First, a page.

• Contrary to common concern, no studies have shown that mini-gastric bypass increases the likelihood of severe reflux or gastroesophageal cancer.


As with any surgical procedure, the mini-gastric bypass operation has a risk profile which is important to understand before proceeding. The following is a comprehensive list of issues which can occur. Most of these complications are very rare and 90–95% of patients have no issues. This list is extensive and is not intended to worry you, but simply inform you about the range of possible complications, regardless of how rare the issue may be.

Short term complications include (but are not limited to):

  • Bleeding - This occurs in less than 1 in 100 patients after the procedure. This may require blood transfusion or, very rarely, reoperation.
  • Infection - If an infection develops it may require treatment with antibiotics and can occasionally require reoperation.
  • Leaks at the staple line - This can at times require a repeat surgery, occasionally in the first few days after surgery. If these leaks persist they can turn into either communications with the skin or wound (fistula) or persistent infections within the abdominal cavity (abscesses). If this complication occurs, the length of stay in hospital can extend to weeks or potentially months after surgery. This can be a life-threatening problem. This occurs in less than 0.5% of cases.
  • Damage to organs - Any keyhole procedure can be complicated by unintentional injury to the organs near the area of operation. This may require a repeat operation to repair the damaged organs.
  • Blood clots - Deep vein thrombosis (clots in the veins) and pulmonary embolism (clots in the lungs).
  • Pneumonia/ chest infection - This occurs in less than 0.5% of cases.

Your surgical team will take all possible measures to reduce these risks, but if these complications occur, treatment may be necessary.

Possible long-term complications

  • Internal hernia - Risk of internal hernia is considerably lower after mini-gastric bypass (1:500) than after standard gastric bypass (2:100). Occasionally the loops of bowel in the abdomen can become entangled and get stuck. If this occurs, a reoperation is required to fix the problem.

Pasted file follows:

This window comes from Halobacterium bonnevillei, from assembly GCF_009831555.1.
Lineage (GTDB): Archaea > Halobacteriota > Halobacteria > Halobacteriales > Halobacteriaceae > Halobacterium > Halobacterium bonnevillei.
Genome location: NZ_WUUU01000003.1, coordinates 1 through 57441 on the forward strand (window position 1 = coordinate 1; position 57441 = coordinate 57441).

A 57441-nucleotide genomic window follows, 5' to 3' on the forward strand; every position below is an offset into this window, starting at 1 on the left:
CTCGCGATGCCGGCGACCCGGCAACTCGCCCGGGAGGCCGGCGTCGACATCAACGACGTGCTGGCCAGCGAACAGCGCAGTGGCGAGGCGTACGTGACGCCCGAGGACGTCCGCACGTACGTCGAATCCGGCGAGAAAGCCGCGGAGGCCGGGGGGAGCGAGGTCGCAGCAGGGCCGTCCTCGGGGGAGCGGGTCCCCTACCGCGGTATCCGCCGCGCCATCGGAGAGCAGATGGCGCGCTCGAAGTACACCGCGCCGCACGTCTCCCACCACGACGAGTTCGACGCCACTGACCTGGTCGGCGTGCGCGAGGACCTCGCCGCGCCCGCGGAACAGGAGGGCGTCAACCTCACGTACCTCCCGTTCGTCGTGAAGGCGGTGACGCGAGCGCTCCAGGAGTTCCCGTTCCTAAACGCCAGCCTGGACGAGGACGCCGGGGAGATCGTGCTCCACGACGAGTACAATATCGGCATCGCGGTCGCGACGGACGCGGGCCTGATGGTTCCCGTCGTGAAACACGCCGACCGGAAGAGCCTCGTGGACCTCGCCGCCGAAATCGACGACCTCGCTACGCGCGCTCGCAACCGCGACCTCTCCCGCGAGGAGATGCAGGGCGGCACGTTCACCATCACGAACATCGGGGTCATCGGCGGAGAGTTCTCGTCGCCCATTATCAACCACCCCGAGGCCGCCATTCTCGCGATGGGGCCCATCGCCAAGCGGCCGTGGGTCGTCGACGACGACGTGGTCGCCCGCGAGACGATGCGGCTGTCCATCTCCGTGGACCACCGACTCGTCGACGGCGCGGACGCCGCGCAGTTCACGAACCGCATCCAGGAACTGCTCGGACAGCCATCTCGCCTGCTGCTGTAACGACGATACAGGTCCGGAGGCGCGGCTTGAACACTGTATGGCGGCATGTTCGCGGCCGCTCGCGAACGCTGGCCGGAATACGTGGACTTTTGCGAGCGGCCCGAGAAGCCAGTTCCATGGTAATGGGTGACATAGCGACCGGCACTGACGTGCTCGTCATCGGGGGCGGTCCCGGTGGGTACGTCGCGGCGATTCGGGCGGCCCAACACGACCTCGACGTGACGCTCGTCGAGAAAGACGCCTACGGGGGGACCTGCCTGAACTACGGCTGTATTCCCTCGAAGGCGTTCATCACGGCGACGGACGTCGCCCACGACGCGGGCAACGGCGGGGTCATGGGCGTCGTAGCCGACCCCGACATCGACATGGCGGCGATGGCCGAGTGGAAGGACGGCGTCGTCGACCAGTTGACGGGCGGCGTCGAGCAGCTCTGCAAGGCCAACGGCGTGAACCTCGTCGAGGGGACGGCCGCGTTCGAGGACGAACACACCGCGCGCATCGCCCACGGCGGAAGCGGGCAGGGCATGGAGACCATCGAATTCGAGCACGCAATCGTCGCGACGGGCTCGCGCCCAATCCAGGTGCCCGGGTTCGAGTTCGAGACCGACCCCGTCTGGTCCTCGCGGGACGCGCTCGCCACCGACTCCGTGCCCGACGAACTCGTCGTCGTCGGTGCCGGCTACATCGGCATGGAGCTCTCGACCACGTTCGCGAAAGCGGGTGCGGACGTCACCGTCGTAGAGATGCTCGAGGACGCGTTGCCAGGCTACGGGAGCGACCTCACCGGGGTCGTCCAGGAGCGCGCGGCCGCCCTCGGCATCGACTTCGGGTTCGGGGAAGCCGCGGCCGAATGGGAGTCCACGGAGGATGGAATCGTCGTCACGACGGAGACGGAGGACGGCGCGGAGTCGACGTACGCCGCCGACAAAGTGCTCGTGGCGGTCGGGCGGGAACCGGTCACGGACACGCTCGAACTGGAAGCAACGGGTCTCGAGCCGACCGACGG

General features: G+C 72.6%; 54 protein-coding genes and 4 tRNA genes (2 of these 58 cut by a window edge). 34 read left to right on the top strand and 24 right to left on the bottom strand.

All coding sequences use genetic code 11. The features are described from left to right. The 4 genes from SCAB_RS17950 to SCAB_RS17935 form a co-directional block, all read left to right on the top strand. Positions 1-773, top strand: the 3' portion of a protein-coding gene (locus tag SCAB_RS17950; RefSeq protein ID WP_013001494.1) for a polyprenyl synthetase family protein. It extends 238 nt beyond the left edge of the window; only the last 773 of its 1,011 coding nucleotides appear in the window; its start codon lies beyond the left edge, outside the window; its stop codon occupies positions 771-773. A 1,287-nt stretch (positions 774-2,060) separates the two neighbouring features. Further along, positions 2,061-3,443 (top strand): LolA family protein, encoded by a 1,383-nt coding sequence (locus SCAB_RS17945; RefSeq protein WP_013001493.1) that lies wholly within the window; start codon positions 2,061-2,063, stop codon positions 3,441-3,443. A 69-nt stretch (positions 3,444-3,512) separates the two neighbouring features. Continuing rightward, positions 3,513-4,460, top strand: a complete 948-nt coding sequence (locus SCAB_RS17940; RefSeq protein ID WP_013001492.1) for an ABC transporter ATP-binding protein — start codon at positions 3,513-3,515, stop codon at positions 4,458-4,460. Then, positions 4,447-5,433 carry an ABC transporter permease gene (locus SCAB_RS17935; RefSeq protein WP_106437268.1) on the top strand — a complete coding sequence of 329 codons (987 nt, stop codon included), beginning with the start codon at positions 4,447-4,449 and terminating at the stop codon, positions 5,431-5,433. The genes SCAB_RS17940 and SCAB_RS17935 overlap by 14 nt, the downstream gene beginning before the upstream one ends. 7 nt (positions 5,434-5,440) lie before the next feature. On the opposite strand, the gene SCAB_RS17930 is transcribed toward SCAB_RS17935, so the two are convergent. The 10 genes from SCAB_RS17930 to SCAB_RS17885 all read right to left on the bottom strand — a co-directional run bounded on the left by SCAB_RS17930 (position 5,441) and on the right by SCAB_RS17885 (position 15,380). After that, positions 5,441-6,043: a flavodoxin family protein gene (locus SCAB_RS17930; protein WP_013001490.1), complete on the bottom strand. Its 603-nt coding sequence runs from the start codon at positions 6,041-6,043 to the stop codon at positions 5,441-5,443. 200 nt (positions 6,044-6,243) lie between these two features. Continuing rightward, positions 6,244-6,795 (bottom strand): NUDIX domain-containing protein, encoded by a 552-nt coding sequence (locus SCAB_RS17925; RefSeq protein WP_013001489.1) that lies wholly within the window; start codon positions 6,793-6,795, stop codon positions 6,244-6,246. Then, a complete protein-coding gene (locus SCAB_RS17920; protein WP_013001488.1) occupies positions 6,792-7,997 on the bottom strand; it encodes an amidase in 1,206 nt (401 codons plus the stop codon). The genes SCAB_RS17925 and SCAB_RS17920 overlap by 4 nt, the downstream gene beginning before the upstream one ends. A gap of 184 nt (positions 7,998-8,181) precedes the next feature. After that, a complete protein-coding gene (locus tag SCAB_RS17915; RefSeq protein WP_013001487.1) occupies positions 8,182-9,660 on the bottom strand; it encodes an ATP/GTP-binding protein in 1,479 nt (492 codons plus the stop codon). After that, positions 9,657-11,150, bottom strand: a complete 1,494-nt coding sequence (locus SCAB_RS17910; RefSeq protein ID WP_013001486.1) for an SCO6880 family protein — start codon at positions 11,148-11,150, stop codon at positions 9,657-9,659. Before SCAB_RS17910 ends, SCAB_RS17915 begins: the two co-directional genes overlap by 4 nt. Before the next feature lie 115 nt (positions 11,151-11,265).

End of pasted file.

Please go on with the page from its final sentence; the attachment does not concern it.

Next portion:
• Adhesions - Any procedure in the abdomen can cause adhesions (scar tissue). This can occur any time after the operation and can sometimes cause problems with the bowel getting stuck or twisted. This may require hospitalisation and may even require re-operation.
  • Gastro-esophageal reflux - If reflux occurs post-operatively some patients may require acid-suppressing medication. This operation should be avoided for those people with severe symptoms of reflux prior to surgery.
  • Dumping syndrome - Dumping syndrome is a group of signs and symptoms that usually occurs due to poor food choices. It is the result of high sugar foods passing too quickly into the small intestine. Symptoms can include cramping, nausea, dizziness, weakness and fatigue. Dietary advice to avoid dumping is provided by the clinic’s dietician.
  • Malabsorption of vitamins and minerals - Low levels of iron, B12 vitamin and other micronutrients can occur even if recommendations for supplementation are followed. For this reason, regular follow-up visits and blood tests once a year are strongly recommended.
  • Risk of malnutrition - 0.5-1% of patients require re-operation due to malnutrition.

In summary, mini-gastric bypass is suitable for almost all patients; it results in remarkable and sustainable weight loss and good control of accompanying diseases, improved quality of life and increased life expectancy.

Author profile

Bariatric Services in Tallinn, Estonia is the Baltic region’s largest bariatric surgery centre. With an expert team comprising experienced surgeons, a specialist bariatric nurse and an English-speaking programme co-ordinator, the clinic provides affordable access to modern surgical weight loss options and a range of post-bariatric plastic surgeries.

Get a quote for treatment abroad

Get a quote
  1. Complete the enquiry form
  2. Select countries of interest
  3. Providers respond
View online FREE GUIDE

Why treatment abroad could be right for you

- Costs/NHS funding
- Choosing a clinic or surgeon
- What if something goes wrong?

Additional information

Please provide the following information to get a better idea of the overall cost of your medical travel. We will factor in the typical price of travel, accommodation and travel insurance along with the cost of the treatment.

I am travelling from:
No. of travellers:

Skip this step  >    

Find providers of treatment in Estonia


Include medical travel agencies

 Yes  No

Medical tourism articles

Medical tourism news